Application of Articulation Strategies

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Discussion[edit | edit source]

Please think about following questions, and post your answers. Also feel free to comment on other's postings.
(Click "edit" for this section, and add your answer below each question or posting. When commenting other's postings, please add ":" before your comment.)

1. Mr. Anderson teaches geography in a middle school of Indiana. One day, he is teaching his 16 students about the factors that affect average temperature. Instead of doing a lot of talking himself, Mr. Anderson decides to make students think and discover.

a. If Mr. Anderson uses the Inquiry Teaching way of articulation, what would he ask students to do?

b. Do you think the Assisted Monologue strategies will work here?
If yes, what will the activities be like? If no, why?

2. Remember the context you described in the practice of cognitive apprenticeship? Let's go further with that situation.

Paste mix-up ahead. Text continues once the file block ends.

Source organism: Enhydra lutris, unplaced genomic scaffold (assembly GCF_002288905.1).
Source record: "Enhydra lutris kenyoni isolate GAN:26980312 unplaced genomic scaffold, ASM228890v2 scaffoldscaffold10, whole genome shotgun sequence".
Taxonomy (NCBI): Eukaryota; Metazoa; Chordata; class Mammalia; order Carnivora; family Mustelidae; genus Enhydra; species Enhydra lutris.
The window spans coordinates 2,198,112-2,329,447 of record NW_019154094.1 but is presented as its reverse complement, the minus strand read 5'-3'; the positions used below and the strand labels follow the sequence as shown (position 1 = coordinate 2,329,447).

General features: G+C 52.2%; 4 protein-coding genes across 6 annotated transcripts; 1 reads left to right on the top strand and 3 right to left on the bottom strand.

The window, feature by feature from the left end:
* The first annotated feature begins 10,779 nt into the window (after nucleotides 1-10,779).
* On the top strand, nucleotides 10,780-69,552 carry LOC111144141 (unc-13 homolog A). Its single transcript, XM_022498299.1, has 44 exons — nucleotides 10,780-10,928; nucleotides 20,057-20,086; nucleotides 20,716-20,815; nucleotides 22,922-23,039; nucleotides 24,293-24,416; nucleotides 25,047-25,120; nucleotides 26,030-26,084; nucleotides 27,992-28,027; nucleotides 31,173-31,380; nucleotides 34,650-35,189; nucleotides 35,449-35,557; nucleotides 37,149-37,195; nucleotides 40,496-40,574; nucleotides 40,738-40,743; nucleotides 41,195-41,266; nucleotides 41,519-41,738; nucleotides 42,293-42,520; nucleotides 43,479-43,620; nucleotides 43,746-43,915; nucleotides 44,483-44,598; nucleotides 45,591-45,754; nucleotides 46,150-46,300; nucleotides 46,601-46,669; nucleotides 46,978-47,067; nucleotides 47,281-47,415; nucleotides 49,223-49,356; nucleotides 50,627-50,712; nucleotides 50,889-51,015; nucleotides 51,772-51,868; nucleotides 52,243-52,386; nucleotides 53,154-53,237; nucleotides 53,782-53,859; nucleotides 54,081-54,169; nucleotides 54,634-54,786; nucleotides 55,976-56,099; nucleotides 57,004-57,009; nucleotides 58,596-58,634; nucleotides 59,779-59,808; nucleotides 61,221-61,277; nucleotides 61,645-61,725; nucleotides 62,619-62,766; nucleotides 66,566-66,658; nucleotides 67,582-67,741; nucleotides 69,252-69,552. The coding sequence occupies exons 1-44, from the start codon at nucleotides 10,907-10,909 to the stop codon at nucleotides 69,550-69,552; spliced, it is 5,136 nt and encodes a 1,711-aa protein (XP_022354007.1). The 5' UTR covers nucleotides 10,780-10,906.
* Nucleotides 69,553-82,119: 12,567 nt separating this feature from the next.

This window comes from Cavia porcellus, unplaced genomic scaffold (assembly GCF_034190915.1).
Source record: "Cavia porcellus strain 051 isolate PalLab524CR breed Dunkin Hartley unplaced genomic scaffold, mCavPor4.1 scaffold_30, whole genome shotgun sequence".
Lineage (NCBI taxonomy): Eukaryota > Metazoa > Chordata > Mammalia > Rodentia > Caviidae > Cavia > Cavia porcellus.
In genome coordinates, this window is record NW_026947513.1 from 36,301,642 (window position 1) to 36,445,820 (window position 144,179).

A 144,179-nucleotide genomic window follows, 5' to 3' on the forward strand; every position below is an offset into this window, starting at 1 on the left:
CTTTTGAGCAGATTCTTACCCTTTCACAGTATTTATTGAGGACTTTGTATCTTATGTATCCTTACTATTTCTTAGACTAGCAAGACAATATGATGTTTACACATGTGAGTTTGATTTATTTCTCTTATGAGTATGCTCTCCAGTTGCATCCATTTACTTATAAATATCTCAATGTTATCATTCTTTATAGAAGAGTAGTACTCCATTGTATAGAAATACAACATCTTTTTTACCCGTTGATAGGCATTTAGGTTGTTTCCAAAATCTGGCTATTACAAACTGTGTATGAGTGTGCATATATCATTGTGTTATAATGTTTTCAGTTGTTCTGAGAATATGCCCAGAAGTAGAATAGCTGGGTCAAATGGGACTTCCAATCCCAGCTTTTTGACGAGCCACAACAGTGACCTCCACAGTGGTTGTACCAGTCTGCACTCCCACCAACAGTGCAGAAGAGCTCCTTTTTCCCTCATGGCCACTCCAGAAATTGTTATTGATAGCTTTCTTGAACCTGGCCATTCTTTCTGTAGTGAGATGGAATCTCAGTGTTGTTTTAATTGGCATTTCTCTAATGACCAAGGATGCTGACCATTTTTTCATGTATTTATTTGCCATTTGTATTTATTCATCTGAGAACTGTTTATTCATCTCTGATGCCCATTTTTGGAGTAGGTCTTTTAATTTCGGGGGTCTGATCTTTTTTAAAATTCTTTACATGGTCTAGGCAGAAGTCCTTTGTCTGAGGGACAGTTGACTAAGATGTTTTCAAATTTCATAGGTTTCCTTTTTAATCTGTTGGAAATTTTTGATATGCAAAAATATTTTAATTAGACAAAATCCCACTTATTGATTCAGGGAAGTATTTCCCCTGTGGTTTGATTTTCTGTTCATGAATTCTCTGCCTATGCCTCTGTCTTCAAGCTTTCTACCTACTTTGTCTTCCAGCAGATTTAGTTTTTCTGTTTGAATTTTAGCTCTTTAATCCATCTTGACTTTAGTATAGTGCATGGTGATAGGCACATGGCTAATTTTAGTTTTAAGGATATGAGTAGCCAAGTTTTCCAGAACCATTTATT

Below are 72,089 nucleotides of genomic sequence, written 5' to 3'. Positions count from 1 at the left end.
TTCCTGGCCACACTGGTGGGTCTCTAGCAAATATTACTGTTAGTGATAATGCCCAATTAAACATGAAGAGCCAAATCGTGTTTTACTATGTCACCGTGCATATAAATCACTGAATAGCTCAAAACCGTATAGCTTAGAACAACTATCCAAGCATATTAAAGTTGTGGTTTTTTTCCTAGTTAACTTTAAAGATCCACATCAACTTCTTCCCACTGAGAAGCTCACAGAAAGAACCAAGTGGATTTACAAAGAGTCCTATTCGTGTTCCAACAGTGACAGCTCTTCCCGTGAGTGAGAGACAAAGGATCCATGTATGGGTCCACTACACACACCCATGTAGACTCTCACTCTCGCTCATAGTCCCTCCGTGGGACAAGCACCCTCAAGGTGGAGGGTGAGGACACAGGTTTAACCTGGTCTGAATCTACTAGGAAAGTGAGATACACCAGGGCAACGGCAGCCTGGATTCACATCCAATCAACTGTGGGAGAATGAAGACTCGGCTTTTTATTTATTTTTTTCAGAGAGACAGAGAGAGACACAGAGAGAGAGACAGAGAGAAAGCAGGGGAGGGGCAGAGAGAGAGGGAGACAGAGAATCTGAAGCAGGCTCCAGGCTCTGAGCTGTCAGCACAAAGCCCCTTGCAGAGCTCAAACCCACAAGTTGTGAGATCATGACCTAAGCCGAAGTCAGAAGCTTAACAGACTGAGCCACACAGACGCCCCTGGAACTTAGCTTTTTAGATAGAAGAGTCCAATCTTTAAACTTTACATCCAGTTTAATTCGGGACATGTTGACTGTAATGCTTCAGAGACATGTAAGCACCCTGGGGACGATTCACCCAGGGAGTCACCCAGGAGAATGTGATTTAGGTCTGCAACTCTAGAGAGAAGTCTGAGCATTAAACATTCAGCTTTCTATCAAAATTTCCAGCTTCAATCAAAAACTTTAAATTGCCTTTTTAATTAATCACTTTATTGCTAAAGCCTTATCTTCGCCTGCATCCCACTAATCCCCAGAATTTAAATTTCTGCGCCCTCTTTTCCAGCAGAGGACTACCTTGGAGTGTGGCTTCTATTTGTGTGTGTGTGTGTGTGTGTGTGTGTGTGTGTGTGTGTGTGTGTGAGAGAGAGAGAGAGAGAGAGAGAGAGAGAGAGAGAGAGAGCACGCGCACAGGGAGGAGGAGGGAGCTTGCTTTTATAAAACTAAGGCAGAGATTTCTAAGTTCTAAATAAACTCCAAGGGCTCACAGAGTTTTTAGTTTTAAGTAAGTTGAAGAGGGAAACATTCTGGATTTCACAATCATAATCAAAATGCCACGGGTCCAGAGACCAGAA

a. When are you going to use articulation method in your process of instruction?

b. Which way/strategy of articulation will you use?

c. What will you ask your students to do specifically?

d. What if students cannot answer some of your questions? What would do you do? Please provide one or two examples.

Click to see Exemplar answers to Question 1.a

References of This Lesson[edit | edit source]

Brown, J. S., Collins, A., & Duguid, P. (1989). Situated cognition and the culture of learning. Educational Researcher, 18(1), 32-42. Retrieved from
Collins, A., Brown, J. S., & Newman, S. E. (1987). Cognitive apprenticeship: Teaching the craft of reading, writing, and mathematics. In L.B. Resnick (Ed.), Cognition and Instruction: Issues and Agendas. Hillsdale, NJ: Lawrence Erlbaum Associates. Retrieved from
Collins, A., & Brown, J. (1991). Cognitive apprenticeship: Making thinking visible. American Educator, 1-18. Retrieved from
Collins, A., & Stevens, A.L. (1982). Goals and strategies of inquiry teachers. In R. Glaser (Ed.), Advances in Instructional Psychology (Vol. 2). Hillsdale, NJ: Erlbaum.
Collins, A., & Stevens, A.L. (1983). A cognitive theory of interactive teaching. In C.M. Reigeluth (Ed.), Instructional Design Theories and Models: An Overview. Hillsdale, NJ: Erlbaum.
Scardamalia, M., Bereiter, C., & Steinbach, R. (1984). Teachability of reflective process in written composition. Cognitive Science, 8, 173-190.

CA Articulation home page Cognitive Apprenticeship Practice of CA Articulation Application of Articulation